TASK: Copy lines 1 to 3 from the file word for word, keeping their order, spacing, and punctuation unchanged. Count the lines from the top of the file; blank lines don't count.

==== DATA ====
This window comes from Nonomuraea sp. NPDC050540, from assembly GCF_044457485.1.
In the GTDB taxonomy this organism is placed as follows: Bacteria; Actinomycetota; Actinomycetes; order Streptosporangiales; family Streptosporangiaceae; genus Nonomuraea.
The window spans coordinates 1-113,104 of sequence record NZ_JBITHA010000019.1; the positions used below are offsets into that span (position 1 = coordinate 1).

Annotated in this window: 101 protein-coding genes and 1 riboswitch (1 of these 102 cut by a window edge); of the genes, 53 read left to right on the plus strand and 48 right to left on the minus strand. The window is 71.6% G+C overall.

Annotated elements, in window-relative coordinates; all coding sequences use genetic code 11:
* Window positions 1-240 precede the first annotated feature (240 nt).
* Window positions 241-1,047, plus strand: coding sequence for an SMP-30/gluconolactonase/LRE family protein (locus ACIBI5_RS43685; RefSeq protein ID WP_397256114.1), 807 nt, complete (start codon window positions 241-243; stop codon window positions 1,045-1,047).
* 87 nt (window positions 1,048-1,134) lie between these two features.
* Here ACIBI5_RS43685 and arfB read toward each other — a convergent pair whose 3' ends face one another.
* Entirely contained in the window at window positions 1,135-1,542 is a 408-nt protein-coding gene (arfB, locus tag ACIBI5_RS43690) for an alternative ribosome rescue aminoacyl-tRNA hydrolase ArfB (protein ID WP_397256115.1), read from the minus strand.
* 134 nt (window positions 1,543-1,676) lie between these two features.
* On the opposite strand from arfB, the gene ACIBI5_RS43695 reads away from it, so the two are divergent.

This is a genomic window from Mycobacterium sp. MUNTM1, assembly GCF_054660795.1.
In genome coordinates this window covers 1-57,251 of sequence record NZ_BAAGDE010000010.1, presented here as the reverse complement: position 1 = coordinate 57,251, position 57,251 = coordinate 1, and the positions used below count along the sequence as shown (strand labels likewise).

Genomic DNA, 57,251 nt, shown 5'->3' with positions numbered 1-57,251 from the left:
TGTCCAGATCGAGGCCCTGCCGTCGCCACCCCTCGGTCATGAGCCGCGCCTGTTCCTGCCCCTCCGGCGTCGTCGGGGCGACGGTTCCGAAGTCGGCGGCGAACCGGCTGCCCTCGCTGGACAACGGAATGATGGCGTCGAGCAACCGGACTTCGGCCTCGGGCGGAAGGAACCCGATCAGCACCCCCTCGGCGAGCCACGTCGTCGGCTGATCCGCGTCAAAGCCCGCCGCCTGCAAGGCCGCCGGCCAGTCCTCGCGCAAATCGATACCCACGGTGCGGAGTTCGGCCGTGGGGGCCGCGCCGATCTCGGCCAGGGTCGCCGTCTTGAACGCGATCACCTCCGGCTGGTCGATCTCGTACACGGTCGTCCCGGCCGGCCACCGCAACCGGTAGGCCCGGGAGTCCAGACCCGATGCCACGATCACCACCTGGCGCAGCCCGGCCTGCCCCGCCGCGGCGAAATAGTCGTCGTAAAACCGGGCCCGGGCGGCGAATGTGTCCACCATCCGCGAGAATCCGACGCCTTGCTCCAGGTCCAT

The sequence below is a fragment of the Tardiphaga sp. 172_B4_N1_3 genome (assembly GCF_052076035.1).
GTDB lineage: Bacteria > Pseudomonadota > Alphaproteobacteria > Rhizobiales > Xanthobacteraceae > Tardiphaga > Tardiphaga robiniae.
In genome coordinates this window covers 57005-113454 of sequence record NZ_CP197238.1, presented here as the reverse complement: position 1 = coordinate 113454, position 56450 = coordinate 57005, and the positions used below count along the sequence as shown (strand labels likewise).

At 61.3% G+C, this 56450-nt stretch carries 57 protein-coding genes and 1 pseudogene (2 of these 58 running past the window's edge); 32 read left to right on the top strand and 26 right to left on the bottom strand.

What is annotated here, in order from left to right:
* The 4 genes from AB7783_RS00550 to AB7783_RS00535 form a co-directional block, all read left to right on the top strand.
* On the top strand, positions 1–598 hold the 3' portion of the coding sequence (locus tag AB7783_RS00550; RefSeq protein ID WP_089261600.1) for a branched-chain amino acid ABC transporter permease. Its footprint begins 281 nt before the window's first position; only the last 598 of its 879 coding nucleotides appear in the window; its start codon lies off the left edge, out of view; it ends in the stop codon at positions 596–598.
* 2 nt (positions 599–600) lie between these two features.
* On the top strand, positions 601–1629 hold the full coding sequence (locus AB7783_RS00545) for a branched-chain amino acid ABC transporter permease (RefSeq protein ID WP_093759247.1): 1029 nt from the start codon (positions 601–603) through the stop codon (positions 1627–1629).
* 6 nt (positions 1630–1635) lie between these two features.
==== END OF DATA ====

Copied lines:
This window comes from Nonomuraea sp. NPDC050540, from assembly GCF_044457485.1.
In the GTDB taxonomy this organism is placed as follows: Bacteria; Actinomycetota; Actinomycetes; order Streptosporangiales; family Streptosporangiaceae; genus Nonomuraea.
The window spans coordinates 1-113,104 of sequence record NZ_JBITHA010000019.1; the positions used below are offsets into that span (position 1 = coordinate 1).